2013/11/05

Why'd you have to go and make things so complicated... (Tuesdays with Dorie BwJ: Pumpernickel Loaves)

This week's Tuesday's with Dorie left me feeling like I stepped into the middle of an Averil Lavigne song.

Just saying...

I have a love-hate relationship with pumpernickel bread.

Love the end result.

Hate the sticky, seemingly impossible to get to come together dough.

The list of 937 ingredients.

And the caraway seeds (not a fan).

But somehow, I seem to end up making it over and over and over.



Usually a different recipe every time.

Cursing it along the way.

Singing its praises once I have that first bite.

See what I mean?

Love-hate.

 
So, I keep on keeping on...
 
This week's version of pumpernickel elicited the same emotions in me.
 
Make prune lekvar. Seriously?
 
Grind caraway seeds... Ugh. (Although, I did use this step as a justification to leave out the whole seeds...)
 
Go on a cupboard scavenger hunt to gather all the ingredients. (I am pretty sure 88.26% of all my baking ingredients were on the kitchen island at one point waiting to be measured out to put in this bread.)
 
Oh yeah - I made the recipe even harder on myself by halving it and trying to remember to use the halved hand-written measurements - because nothing could ever go wrong there, right?
 
Prepare for 86 rises.

 
Make a bread sling?
 
What the what? 
 
I was NOT putting a hole in a kitchen towel (as per the crazy instructions), so I found a way to knot it up over a hanger. (The family was amused by the hanging bread).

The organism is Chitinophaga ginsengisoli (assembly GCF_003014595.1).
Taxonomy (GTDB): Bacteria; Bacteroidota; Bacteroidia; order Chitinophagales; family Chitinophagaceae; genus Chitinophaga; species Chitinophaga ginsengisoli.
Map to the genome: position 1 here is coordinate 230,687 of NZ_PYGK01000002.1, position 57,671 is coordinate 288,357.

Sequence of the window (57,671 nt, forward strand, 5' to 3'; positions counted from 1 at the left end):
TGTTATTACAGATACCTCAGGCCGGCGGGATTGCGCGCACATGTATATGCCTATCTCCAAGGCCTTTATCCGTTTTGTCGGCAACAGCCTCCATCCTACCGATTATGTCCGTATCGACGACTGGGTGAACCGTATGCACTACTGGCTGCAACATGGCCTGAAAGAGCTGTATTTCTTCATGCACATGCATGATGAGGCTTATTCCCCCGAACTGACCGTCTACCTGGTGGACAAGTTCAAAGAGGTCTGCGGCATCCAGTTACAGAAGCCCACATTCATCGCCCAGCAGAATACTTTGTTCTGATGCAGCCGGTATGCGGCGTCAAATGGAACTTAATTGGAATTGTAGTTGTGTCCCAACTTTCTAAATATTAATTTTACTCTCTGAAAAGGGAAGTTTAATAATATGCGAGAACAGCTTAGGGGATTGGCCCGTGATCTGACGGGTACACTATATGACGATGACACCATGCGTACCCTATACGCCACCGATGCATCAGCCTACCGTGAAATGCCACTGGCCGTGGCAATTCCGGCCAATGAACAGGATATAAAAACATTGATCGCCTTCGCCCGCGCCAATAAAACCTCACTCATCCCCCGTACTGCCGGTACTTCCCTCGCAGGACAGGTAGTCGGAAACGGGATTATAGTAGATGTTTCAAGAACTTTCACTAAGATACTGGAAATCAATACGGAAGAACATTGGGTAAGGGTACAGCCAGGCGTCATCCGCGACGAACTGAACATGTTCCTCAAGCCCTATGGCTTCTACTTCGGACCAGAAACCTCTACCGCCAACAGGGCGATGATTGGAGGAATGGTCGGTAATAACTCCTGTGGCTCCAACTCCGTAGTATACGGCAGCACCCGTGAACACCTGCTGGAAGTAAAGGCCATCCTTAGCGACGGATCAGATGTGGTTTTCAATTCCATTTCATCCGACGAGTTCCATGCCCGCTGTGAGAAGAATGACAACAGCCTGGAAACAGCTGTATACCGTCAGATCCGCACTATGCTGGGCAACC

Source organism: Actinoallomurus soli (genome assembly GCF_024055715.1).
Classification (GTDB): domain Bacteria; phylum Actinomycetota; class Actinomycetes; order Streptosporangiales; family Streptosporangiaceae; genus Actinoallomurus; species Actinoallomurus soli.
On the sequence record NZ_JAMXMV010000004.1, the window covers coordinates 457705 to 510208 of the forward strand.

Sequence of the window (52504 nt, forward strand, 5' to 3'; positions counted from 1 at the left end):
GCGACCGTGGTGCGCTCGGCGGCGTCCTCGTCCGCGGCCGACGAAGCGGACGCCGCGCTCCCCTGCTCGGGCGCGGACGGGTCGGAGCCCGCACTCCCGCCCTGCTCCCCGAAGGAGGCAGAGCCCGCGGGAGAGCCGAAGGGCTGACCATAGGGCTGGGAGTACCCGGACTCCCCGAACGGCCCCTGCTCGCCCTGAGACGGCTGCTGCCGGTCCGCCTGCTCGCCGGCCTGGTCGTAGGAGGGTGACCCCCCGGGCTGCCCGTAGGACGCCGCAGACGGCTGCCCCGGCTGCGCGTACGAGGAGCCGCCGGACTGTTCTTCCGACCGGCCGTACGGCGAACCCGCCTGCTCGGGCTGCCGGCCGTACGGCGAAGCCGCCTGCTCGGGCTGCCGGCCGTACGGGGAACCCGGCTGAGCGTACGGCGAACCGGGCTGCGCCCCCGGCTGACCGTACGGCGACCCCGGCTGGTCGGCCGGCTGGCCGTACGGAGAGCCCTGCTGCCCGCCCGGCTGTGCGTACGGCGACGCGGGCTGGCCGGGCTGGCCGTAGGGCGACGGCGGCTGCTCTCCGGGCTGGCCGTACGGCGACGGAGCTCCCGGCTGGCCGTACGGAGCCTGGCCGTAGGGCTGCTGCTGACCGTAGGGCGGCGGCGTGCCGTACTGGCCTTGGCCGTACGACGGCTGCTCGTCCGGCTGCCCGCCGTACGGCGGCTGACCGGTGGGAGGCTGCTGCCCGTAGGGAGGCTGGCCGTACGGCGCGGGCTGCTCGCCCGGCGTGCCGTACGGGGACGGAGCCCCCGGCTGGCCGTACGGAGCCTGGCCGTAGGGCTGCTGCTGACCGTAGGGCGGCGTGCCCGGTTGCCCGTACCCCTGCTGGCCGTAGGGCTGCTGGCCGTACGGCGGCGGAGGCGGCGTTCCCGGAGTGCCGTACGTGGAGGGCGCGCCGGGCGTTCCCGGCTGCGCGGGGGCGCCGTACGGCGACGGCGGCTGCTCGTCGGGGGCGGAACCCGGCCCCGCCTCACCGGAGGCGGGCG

Finding an undisturbed location to hang that rising bundle of joy was a challenge in itself. (I seriously though about investing in a roll of "caution" tape so that I could cordon off the area.)
 
Bake the loaf.
 
Wait for the loaf to cool and wait for that moment when the loaf could finally - finally - be cut into and for one brief moment I was able to forget my litany of objections to making it in the first place (even down to the prune lekvar).
 
Peace out.


This post participates in Tuesdays with Dorie. A link to the episode with Julia & Lauren Groveman can be found here. Lauren Groveman shares her recipes for pumpernickel loaves over here, on her site.

17 comments:

  1. Great post. You do make me giggle! :) I couldn't have made this, if it wasn't for the video.

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  2. Oh my goodness ... prune levkar? Holy moly. As always, I salute your commitment to that book. I made a wonderful pumpernickel loaf once from one of KAF's recipe - awesome, and quite straightforward, as anything from KAF always is. (Sling? Really?) I don't think I would've identified prune as an ingredient in pumpernickel. Ya learn something new every day. :)

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  3. A very unusual pumpernickel...I am glad the result has turned out so good!

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  4. I cut mine in half too and kept worrying that I would err and use all of the chocolate. e.g. Love your sling!

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  5. LoL, nice tricks within the sling.....
    lots of sugar content within the prune made the dough is sticky...
    i guess all the effort is totally worthed then!